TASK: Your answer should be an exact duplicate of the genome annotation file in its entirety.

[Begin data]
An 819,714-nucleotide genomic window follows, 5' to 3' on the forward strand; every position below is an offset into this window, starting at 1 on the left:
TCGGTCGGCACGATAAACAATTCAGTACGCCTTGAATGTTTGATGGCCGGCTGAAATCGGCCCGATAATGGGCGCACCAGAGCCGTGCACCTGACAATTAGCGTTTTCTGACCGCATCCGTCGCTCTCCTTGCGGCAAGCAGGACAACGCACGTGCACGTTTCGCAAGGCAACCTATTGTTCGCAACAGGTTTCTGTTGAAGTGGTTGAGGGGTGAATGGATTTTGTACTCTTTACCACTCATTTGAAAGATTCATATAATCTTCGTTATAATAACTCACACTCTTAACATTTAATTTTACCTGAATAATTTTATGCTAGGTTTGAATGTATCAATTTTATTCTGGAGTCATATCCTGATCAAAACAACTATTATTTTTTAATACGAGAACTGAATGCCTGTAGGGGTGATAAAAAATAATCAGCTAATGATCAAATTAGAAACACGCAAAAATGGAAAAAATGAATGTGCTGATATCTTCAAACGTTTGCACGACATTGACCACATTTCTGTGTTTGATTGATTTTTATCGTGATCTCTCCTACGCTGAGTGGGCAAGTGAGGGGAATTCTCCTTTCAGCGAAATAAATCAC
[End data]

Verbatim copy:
An 819,714-nucleotide genomic window follows, 5' to 3' on the forward strand; every position below is an offset into this window, starting at 1 on the left:
TCGGTCGGCACGATAAACAATTCAGTACGCCTTGAATGTTTGATGGCCGGCTGAAATCGGCCCGATAATGGGCGCACCAGAGCCGTGCACCTGACAATTAGCGTTTTCTGACCGCATCCGTCGCTCTCCTTGCGGCAAGCAGGACAACGCACGTGCACGTTTCGCAAGGCAACCTATTGTTCGCAACAGGTTTCTGTTGAAGTGGTTGAGGGGTGAATGGATTTTGTACTCTTTACCACTCATTTGAAAGATTCATATAATCTTCGTTATAATAACTCACACTCTTAACATTTAATTTTACCTGAATAATTTTATGCTAGGTTTGAATGTATCAATTTTATTCTGGAGTCATATCCTGATCAAAACAACTATTATTTTTTAATACGAGAACTGAATGCCTGTAGGGGTGATAAAAAATAATCAGCTAATGATCAAATTAGAAACACGCAAAAATGGAAAAAATGAATGTGCTGATATCTTCAAACGTTTGCACGACATTGACCACATTTCTGTGTTTGATTGATTTTTATCGTGATCTCTCCTACGCTGAGTGGGCAAGTGAGGGGAATTCTCCTTTCAGCGAAATAAATCAC